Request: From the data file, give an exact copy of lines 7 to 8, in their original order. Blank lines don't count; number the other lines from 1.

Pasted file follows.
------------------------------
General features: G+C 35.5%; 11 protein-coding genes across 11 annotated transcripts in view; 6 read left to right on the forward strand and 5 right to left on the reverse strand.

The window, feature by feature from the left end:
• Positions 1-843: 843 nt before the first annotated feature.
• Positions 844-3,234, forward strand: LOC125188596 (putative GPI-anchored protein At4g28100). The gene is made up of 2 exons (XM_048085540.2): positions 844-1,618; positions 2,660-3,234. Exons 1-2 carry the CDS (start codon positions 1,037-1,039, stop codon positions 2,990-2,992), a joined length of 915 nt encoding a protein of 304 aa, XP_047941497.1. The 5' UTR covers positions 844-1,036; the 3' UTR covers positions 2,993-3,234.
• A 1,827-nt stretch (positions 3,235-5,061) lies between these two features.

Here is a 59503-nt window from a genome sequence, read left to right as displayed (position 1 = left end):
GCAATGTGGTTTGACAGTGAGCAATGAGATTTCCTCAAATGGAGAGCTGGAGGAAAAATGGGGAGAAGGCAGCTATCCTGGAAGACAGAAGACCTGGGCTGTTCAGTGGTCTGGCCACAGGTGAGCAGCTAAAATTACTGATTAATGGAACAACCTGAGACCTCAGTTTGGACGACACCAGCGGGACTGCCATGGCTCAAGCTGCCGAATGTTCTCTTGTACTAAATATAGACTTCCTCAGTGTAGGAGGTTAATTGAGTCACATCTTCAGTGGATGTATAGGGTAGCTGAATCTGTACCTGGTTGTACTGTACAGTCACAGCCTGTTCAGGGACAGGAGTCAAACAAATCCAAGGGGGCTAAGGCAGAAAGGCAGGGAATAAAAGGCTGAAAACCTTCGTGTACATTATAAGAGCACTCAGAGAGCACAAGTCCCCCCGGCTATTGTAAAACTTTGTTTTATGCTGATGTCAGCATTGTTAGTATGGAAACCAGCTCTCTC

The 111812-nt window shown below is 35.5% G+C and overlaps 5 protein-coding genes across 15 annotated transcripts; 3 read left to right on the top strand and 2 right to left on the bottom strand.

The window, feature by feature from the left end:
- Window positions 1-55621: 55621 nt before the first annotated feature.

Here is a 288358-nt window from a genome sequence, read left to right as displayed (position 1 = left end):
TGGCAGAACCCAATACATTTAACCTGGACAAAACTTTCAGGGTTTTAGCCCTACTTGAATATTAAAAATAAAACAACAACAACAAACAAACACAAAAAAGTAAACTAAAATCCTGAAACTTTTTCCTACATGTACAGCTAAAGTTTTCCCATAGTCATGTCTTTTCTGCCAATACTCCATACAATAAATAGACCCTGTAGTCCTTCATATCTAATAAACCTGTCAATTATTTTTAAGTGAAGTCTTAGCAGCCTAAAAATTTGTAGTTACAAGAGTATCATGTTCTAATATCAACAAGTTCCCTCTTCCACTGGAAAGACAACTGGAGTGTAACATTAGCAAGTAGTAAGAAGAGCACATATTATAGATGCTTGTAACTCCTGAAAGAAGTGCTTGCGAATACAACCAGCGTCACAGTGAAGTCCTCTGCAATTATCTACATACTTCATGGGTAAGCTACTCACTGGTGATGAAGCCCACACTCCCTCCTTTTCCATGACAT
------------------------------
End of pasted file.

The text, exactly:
GCAATGTGGTTTGACAGTGAGCAATGAGATTTCCTCAAATGGAGAGCTGGAGGAAAAATGGGGAGAAGGCAGCTATCCTGGAAGACAGAAGACCTGGGCTGTTCAGTGGTCTGGCCACAGGTGAGCAGCTAAAATTACTGATTAATGGAACAACCTGAGACCTCAGTTTGGACGACACCAGCGGGACTGCCATGGCTCAAGCTGCCGAATGTTCTCTTGTACTAAATATAGACTTCCTCAGTGTAGGAGGTTAATTGAGTCACATCTTCAGTGGATGTATAGGGTAGCTGAATCTGTACCTGGTTGTACTGTACAGTCACAGCCTGTTCAGGGACAGGAGTCAAACAAATCCAAGGGGGCTAAGGCAGAAAGGCAGGGAATAAAAGGCTGAAAACCTTCGTGTACATTATAAGAGCACTCAGAGAGCACAAGTCCCCCCGGCTATTGTAAAACTTTGTTTTATGCTGATGTCAGCATTGTTAGTATGGAAACCAGCTCTCTC

The 111812-nt window shown below is 35.5% G+C and overlaps 5 protein-coding genes across 15 annotated transcripts; 3 read left to right on the top strand and 2 right to left on the bottom strand.